Wednesday, March 14, 2007

Immanuel Kant "Groundwork of the Metaphysic of Morals"

If you have yet to breathe the crisp, chilly, unforgivably Nordic air of Kantian philosophy, this would be the place to begin; it will prepare you for the lung-searing experience of the Critique of Practical Reason, although not for the subzero temperatures of the Critique of Pure Reason. To mix my silly metaphors even further, think of the Critique of Pure Reason as Mt. Everest; it's the most difficult and rewarding of Kant's works, at least, in my opinion. But, you have to work up to it. Okay, let's just shoot the metaphors in the head, so to speak.

Here we have Kant's preliminary ideas that would eventually lead up to the Critique of Practical Reason. Here he first puts forth the Categorical Imperative, which seeks to give a reasonable and coherent standard for ethics. According to Kant, there are three sorts of philosophy: Logic deals with the purely subjective a priori workings of the mind, while Ethics and Physics deal with both the subjective and the empirical worlds, the physical and mental realms together.

This brings Kant to what we can call the Big Problem. The Big Problem beguiles philosophers from Descartes until today, and is often called "the problem of free will". Essentially, the problem is that everything in the physical world acts in ways that are determined by the laws of nature, except us. We're part of the physical world, and yet, we believe that we have free will, and actually, if we don't have free will, all standards of ethics are meaningless. The problem, in Kant's words is that, "the freedom attributed to the will seems incompatible with the necessity of nature." The Big Problem has become even more difficult the more we understand neural physiology, because the explanation of what should constitute free will becomes even more mechanistic and in line with natural laws. We still can't quantify free will.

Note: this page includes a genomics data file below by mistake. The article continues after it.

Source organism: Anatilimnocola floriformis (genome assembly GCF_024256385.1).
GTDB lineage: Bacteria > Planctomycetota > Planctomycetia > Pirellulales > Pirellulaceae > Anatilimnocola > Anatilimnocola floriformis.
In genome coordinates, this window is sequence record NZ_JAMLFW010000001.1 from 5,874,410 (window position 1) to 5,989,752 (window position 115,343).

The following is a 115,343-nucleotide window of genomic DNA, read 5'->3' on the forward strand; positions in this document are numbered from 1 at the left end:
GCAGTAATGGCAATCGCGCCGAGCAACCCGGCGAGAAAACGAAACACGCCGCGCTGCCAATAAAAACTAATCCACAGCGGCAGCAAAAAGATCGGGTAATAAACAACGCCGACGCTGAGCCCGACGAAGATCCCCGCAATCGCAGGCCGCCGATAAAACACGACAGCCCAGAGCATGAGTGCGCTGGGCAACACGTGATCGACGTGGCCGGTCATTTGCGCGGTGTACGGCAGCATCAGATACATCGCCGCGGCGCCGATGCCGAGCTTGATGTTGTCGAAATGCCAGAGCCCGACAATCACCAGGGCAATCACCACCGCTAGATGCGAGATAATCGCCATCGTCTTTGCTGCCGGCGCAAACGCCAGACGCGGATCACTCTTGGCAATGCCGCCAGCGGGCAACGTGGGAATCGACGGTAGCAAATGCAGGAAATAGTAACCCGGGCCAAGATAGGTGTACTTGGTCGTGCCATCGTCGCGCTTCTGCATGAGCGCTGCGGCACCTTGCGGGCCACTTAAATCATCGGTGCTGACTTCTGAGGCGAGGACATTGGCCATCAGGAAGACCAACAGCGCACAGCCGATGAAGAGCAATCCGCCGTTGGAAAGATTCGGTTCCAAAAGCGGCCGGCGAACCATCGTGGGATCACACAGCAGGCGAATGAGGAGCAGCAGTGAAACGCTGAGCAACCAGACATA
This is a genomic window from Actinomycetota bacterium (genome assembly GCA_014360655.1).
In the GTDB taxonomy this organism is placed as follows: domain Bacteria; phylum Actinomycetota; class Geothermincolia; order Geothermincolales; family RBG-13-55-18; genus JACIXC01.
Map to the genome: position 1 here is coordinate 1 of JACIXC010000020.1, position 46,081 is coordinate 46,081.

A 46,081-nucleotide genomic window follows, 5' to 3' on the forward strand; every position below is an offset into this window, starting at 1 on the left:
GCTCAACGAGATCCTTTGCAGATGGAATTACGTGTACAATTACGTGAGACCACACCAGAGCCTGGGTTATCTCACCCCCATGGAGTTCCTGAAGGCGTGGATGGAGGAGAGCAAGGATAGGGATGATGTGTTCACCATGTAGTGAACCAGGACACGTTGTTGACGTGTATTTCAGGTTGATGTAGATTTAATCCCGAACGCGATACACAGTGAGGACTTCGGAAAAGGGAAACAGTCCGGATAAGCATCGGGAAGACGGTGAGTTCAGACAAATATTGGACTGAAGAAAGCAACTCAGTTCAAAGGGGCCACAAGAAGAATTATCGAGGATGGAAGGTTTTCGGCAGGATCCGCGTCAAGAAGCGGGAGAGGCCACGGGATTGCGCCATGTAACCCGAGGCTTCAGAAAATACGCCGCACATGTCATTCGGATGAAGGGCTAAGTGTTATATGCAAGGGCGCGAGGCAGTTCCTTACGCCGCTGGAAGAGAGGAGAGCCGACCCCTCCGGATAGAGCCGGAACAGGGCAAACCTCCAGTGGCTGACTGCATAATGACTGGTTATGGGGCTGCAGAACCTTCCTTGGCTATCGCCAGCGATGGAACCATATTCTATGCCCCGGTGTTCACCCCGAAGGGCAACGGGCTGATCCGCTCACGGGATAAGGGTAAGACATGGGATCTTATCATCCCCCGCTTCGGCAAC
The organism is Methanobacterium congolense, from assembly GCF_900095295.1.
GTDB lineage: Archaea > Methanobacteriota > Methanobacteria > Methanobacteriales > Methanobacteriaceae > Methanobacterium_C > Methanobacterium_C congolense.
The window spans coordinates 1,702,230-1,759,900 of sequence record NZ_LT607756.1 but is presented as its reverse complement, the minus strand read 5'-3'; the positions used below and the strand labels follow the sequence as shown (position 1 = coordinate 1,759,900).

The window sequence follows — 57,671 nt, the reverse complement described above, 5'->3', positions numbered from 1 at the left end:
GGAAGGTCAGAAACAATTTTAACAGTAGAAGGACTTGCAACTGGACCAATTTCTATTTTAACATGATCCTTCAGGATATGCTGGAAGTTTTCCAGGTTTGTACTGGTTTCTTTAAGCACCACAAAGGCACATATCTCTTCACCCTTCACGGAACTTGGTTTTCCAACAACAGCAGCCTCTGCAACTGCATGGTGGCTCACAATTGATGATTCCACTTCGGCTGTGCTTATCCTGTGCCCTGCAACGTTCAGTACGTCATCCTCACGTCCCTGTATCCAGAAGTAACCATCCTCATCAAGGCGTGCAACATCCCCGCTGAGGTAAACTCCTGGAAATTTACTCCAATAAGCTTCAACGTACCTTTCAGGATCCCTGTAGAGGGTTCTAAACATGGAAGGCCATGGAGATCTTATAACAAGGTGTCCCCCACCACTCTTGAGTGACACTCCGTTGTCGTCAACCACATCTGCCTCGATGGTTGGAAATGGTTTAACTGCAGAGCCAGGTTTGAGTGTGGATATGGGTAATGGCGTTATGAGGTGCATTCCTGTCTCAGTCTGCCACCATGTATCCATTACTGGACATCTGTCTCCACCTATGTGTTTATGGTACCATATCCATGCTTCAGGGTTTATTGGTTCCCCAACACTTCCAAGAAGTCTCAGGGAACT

For Christians, this isn't a problem- free will is the imperative of the non-physical soul. For Descartes, there seemed to be a problem mostly in how mind and body work together, but he assumed there was a soul. Actually, Kant does too, but he wants to give a reasonable standard of ethics that doesn't have to explain itself by reference to God. Also, I believe that he wants to explain why Christian ethics are completely rational to the atheists in the audience.

Does he succeed? Well, according to Arthur Schopenhauer, "Aw, hell no!"* Kant switches the terms around and gives us another unverifiable explanation for ethics. The Categorical Imperative is: "I ought never to act except in such a way that my maxims could become the basis for universal law." Or, in other words, I should do unto others as I would want people to universally do unto each other. Schopenhauer's response was actually something more like "Oh? And why exactly ought I do this?"